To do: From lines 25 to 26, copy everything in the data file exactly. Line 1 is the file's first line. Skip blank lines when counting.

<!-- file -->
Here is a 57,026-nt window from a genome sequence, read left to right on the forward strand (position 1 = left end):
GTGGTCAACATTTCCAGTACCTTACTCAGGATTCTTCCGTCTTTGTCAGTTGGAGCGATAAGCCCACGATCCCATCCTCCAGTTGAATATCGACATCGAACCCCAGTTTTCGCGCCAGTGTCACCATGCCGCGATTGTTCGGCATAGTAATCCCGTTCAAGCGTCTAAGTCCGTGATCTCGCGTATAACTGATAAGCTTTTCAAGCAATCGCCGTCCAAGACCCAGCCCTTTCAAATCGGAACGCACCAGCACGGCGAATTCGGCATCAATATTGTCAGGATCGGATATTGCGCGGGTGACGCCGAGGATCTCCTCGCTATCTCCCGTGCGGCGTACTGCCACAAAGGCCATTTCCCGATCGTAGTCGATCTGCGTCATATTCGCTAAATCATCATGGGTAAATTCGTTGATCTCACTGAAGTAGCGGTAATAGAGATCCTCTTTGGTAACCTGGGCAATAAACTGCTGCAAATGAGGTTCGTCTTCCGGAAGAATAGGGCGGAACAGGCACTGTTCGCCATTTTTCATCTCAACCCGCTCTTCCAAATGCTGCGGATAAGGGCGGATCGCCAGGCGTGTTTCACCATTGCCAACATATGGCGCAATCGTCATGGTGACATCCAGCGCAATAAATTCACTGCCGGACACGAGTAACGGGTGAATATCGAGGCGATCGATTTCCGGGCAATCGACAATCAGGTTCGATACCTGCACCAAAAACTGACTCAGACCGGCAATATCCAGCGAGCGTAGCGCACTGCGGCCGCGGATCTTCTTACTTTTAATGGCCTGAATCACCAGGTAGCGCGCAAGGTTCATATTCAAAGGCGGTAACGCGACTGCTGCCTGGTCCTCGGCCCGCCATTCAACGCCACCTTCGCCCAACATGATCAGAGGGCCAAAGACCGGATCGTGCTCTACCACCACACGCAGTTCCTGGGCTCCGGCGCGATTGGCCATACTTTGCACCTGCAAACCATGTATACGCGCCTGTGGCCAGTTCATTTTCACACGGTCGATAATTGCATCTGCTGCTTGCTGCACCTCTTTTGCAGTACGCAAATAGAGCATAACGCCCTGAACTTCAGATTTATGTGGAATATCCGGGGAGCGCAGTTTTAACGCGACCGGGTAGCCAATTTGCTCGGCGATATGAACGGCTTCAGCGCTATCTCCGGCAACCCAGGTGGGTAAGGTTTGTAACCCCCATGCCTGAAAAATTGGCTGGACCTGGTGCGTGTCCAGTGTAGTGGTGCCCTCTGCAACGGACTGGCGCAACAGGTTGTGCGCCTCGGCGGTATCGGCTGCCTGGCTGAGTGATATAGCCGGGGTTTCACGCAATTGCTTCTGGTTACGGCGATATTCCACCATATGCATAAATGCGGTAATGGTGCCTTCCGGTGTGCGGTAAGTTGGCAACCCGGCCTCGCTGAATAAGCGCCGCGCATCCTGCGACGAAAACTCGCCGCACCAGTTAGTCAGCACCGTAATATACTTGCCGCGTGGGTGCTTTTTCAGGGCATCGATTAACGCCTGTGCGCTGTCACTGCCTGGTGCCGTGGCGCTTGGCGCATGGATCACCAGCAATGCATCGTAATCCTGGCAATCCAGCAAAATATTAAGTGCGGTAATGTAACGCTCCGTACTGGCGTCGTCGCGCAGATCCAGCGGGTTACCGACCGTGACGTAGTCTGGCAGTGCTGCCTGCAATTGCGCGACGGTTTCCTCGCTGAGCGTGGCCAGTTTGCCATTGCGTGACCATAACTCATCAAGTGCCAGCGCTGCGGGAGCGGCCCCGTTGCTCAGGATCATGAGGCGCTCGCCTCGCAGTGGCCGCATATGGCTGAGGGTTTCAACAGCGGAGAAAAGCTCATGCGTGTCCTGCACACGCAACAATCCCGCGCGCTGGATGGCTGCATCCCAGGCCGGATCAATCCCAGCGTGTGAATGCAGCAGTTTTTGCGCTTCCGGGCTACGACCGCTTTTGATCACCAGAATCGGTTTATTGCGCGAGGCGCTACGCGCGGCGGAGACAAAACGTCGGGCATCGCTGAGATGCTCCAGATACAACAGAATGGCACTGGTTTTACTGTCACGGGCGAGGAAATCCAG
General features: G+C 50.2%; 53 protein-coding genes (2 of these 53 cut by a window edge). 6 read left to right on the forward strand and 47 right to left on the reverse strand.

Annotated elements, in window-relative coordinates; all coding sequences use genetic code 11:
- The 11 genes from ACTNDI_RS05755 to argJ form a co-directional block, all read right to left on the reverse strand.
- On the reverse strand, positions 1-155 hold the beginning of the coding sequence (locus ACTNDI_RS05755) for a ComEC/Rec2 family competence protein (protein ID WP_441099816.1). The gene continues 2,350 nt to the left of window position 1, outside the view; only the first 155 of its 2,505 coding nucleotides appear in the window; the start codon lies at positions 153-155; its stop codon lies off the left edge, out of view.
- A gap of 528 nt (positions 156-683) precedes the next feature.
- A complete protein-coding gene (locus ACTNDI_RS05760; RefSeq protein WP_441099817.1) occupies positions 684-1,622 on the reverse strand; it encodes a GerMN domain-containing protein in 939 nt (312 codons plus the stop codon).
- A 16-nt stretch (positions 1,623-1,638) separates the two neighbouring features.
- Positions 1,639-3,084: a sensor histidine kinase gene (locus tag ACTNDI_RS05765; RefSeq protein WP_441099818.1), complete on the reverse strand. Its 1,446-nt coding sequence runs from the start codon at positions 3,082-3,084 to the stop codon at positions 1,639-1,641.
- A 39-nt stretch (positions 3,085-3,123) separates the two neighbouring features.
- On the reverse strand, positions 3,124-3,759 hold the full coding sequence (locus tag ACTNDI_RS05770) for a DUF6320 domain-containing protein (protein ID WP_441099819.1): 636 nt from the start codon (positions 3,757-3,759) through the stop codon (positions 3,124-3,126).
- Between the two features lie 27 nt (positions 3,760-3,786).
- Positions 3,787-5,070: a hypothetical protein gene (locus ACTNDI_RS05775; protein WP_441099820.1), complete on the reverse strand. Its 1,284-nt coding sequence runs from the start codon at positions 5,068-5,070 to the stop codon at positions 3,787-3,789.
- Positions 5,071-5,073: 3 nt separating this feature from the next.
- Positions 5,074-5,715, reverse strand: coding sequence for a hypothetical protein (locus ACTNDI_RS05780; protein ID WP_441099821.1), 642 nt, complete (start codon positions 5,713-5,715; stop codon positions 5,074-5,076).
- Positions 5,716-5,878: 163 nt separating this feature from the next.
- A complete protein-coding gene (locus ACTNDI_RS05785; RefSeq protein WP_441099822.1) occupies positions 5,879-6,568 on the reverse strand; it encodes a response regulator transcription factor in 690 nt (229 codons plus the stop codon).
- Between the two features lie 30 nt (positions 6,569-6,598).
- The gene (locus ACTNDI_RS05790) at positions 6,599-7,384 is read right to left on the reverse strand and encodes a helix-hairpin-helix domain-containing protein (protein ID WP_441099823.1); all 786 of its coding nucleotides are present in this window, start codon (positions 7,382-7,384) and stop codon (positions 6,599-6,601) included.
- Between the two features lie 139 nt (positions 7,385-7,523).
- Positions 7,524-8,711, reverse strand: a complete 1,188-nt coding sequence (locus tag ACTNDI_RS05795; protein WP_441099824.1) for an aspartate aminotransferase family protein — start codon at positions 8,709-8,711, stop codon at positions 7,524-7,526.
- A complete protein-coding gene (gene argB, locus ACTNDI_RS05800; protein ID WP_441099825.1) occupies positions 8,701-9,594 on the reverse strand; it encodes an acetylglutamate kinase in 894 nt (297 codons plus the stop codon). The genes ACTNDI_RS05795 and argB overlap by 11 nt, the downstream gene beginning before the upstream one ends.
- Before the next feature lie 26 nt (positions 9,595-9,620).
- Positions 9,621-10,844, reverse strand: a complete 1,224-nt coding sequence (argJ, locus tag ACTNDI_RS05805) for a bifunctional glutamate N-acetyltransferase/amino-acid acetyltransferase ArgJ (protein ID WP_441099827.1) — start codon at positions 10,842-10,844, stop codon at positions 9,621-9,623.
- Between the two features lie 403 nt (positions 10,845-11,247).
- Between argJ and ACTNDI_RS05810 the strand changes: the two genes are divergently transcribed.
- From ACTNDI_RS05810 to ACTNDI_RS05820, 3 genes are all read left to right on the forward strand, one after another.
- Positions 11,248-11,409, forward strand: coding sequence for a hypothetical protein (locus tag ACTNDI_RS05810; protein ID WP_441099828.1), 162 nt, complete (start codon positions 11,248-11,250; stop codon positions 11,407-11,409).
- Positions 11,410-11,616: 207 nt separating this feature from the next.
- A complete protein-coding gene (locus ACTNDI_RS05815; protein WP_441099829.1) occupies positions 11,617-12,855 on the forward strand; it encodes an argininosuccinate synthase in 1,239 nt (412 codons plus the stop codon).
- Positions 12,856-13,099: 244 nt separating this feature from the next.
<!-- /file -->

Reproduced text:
- Positions 9,621-10,844, reverse strand: a complete 1,224-nt coding sequence (argJ, locus tag ACTNDI_RS05805) for a bifunctional glutamate N-acetyltransferase/amino-acid acetyltransferase ArgJ (protein ID WP_441099827.1) — start codon at positions 10,842-10,844, stop codon at positions 9,621-9,623.
- Between the two features lie 403 nt (positions 10,845-11,247).